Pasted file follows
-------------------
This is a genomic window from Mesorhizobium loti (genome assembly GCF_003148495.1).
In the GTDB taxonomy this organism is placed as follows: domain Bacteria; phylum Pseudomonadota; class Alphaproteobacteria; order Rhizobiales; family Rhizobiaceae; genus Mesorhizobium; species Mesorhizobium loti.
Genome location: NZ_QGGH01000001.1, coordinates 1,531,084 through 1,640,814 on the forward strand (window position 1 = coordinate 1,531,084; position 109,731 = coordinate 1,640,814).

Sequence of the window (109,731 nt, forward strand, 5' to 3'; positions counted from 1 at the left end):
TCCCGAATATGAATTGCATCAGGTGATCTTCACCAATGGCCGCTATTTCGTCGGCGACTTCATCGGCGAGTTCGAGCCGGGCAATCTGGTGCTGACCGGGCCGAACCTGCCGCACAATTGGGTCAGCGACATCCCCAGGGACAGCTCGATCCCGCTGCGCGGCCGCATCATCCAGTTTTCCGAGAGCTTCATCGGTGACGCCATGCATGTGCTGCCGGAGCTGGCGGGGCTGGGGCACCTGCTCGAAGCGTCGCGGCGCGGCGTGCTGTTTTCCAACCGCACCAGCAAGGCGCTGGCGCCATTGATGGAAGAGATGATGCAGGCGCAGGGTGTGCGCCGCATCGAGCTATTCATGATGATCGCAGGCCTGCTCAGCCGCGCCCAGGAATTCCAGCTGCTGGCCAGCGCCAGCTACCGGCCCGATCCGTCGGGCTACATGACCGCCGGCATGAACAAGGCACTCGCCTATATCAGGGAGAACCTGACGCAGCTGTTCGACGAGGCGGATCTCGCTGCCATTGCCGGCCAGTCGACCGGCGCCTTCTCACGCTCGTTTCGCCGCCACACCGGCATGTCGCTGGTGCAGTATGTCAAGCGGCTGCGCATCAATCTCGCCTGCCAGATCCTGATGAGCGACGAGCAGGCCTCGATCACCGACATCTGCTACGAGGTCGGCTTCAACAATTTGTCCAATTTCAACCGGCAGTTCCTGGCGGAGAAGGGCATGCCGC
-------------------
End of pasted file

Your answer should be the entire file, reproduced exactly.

This is a genomic window from Mesorhizobium loti (genome assembly GCF_003148495.1).
In the GTDB taxonomy this organism is placed as follows: domain Bacteria; phylum Pseudomonadota; class Alphaproteobacteria; order Rhizobiales; family Rhizobiaceae; genus Mesorhizobium; species Mesorhizobium loti.
Genome location: NZ_QGGH01000001.1, coordinates 1,531,084 through 1,640,814 on the forward strand (window position 1 = coordinate 1,531,084; position 109,731 = coordinate 1,640,814).

Sequence of the window (109,731 nt, forward strand, 5' to 3'; positions counted from 1 at the left end):
TCCCGAATATGAATTGCATCAGGTGATCTTCACCAATGGCCGCTATTTCGTCGGCGACTTCATCGGCGAGTTCGAGCCGGGCAATCTGGTGCTGACCGGGCCGAACCTGCCGCACAATTGGGTCAGCGACATCCCCAGGGACAGCTCGATCCCGCTGCGCGGCCGCATCATCCAGTTTTCCGAGAGCTTCATCGGTGACGCCATGCATGTGCTGCCGGAGCTGGCGGGGCTGGGGCACCTGCTCGAAGCGTCGCGGCGCGGCGTGCTGTTTTCCAACCGCACCAGCAAGGCGCTGGCGCCATTGATGGAAGAGATGATGCAGGCGCAGGGTGTGCGCCGCATCGAGCTATTCATGATGATCGCAGGCCTGCTCAGCCGCGCCCAGGAATTCCAGCTGCTGGCCAGCGCCAGCTACCGGCCCGATCCGTCGGGCTACATGACCGCCGGCATGAACAAGGCACTCGCCTATATCAGGGAGAACCTGACGCAGCTGTTCGACGAGGCGGATCTCGCTGCCATTGCCGGCCAGTCGACCGGCGCCTTCTCACGCTCGTTTCGCCGCCACACCGGCATGTCGCTGGTGCAGTATGTCAAGCGGCTGCGCATCAATCTCGCCTGCCAGATCCTGATGAGCGACGAGCAGGCCTCGATCACCGACATCTGCTACGAGGTCGGCTTCAACAATTTGTCCAATTTCAACCGGCAGTTCCTGGCGGAGAAGGGCATGCCGC